The Art of Leaving

n1385613360_10379_7066My Swahili teacher at UGA, Rose, spent several years in Athens getting her PhD in Linguistics. She graduated and moved back to Tanzania at the beginning of this summer. I got an email from her asking if I could help bring some of her books to Tanzania with me when I go. I went to her husband Boniface’s place a few days later. He is also from Tanzania, and will be flying back soon. He helped me load the 60-pound suitcase of books into my trunk, then invited me in for tea. He, his roommate, and I sat around the kitchen table for the next hour-and-a-half and talked about Tanzanian politics and culture. For a while, Boniface spoke with his wife on the phone. He sifted through the boxes floating around the living room.

“Scrabble,” I heard him say, holding the game in his hand. “I think I will take it.”

A discussion about the pros and cons of packing Scrabble ensued, and I thought about the process he was going through–of packing up, shipping out, and starting anew…what I’ll be doing in just one month from now. What will I take with me? Not Scrabble. But what about my Bob Dylan Greatest Hits CD, or my favorite blanket, or high heels? What about the poster of Gustav Klimt’s ‘The Kiss’ and my acoustic guitar? What about family, friends? The small ache in my chest blossomed into something more. What about walking through North Campus, what about having lunch at the Globe? What about driving around a town where the memory of streets and places resides not in my mind but in my muscles and tendons and veins? What about the people I love?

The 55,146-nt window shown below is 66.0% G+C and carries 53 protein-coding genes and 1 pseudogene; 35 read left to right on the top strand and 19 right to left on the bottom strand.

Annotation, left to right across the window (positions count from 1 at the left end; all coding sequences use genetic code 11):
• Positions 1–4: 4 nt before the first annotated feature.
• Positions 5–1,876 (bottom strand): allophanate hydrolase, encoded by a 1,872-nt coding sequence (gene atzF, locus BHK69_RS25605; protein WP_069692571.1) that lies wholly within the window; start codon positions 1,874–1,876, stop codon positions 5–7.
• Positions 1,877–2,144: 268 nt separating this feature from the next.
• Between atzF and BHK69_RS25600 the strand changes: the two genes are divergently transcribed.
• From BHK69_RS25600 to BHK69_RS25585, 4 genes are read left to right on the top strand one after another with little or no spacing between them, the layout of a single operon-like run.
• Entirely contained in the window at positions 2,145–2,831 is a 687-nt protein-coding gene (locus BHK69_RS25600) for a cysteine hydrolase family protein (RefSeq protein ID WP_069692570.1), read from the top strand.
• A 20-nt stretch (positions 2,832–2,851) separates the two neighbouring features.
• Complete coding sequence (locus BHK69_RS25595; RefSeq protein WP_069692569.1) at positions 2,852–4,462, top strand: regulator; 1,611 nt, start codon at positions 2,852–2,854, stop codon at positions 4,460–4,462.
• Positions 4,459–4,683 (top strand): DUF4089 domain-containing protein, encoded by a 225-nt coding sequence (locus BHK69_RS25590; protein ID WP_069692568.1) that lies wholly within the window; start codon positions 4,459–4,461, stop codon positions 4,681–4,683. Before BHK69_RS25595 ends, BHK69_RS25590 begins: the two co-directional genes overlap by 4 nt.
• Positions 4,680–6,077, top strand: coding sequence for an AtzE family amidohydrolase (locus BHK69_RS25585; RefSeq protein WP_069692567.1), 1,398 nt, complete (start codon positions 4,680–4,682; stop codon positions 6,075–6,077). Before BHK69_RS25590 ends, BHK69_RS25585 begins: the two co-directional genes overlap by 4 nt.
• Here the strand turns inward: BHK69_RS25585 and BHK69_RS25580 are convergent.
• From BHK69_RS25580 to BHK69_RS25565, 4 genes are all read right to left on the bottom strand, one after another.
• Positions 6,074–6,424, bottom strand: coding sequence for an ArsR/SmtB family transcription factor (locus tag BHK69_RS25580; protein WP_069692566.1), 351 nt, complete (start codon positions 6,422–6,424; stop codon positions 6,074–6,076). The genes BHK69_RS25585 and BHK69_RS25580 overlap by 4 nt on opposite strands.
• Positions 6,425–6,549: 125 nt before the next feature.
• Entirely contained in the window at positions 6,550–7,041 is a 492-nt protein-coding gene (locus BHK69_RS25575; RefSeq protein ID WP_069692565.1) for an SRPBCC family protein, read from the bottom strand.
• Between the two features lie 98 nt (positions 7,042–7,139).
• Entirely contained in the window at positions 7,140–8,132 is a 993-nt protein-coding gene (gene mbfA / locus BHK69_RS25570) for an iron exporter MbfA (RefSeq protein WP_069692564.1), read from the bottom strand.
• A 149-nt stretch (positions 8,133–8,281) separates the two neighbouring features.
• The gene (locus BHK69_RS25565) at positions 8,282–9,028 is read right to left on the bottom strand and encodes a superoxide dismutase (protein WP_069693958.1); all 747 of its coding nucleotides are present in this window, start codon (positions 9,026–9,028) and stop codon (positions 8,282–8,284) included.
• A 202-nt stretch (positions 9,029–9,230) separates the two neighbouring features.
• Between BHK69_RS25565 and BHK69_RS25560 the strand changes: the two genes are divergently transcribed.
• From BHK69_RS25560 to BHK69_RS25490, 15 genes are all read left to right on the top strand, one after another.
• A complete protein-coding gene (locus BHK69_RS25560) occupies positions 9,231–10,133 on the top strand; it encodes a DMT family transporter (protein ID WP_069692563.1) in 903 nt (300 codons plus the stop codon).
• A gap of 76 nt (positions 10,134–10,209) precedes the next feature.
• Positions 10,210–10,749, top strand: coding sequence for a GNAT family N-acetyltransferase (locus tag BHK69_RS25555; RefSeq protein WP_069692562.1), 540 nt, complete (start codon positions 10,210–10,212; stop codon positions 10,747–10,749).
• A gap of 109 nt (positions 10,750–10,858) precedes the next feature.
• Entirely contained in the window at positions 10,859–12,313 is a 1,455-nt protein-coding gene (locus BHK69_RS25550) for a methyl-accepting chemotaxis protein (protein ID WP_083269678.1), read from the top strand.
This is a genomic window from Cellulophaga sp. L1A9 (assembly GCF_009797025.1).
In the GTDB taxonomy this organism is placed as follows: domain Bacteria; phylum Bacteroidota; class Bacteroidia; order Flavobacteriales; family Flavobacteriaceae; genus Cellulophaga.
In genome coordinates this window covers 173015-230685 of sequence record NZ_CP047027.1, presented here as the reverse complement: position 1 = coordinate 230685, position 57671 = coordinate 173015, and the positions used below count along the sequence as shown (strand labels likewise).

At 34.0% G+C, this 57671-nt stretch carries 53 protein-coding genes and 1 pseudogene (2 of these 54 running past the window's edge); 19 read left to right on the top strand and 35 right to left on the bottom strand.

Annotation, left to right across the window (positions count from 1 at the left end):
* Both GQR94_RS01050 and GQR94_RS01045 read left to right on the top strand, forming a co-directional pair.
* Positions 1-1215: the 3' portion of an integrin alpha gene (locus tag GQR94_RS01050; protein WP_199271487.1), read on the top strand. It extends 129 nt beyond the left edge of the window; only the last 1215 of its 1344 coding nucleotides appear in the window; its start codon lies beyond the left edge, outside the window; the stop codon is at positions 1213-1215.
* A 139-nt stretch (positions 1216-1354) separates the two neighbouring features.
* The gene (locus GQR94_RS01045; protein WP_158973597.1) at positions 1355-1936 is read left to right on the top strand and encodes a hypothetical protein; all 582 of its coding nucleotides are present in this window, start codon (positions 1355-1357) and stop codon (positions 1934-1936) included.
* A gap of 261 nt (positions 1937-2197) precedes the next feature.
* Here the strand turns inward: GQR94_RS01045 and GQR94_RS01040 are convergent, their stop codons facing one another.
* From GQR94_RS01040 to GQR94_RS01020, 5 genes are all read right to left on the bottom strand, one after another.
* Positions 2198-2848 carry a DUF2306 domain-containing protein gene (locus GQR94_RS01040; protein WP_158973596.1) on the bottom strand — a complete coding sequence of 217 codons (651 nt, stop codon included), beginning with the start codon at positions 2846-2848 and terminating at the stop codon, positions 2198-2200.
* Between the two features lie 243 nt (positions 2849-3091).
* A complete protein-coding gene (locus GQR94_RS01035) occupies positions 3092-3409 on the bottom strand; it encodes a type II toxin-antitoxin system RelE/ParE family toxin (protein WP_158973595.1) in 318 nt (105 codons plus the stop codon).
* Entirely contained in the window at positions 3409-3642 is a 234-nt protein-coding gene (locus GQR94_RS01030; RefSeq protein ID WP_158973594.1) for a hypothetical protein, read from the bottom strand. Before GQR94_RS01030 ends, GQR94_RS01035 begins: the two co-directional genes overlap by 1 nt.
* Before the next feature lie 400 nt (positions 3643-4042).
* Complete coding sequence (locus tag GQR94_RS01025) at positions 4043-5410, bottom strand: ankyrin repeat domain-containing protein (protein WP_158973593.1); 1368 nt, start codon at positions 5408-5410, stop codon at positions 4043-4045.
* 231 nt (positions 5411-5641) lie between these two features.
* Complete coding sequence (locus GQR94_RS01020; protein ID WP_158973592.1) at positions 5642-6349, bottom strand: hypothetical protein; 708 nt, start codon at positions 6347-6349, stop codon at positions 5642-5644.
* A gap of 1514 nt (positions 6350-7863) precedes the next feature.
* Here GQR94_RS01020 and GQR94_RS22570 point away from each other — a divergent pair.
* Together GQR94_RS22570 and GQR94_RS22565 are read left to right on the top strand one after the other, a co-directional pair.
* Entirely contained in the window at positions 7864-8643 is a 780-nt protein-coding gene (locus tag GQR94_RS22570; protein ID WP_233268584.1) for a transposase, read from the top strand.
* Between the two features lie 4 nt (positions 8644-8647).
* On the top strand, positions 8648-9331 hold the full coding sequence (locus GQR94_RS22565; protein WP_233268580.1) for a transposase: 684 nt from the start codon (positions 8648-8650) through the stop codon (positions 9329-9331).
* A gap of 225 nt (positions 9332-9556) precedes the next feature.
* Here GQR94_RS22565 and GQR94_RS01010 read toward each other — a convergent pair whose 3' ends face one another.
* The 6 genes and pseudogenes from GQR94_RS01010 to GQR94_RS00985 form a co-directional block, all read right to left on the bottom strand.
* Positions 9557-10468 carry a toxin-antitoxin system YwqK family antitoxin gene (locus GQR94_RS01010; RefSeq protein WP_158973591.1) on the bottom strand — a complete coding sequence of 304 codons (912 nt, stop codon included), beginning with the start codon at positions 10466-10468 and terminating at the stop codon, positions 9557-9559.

I’m leaving the chartered waters of my world. Satellites can track my path, pin-point my location on a computer screen, but the map of my life is centuries behind the times. There are places wholly undiscovered. A wide tundra of blank space stretches between the borders of my birth and death. Romantic poets spoke of the sublime–awesome, terrifying beauty. Wonder-laced fear. I imagine them, wind-whipped and solitary, toes grazing the edges of cliffs, sending me off.

Boniface and Rose decided eventually not to take Scrabble. I left wondering what else they would choose to take or leave. But I also knew that no matter what ends up here or there, they will be together, and that’s what matters. And I will be exploring, searching, changing. I will be filling in my map.

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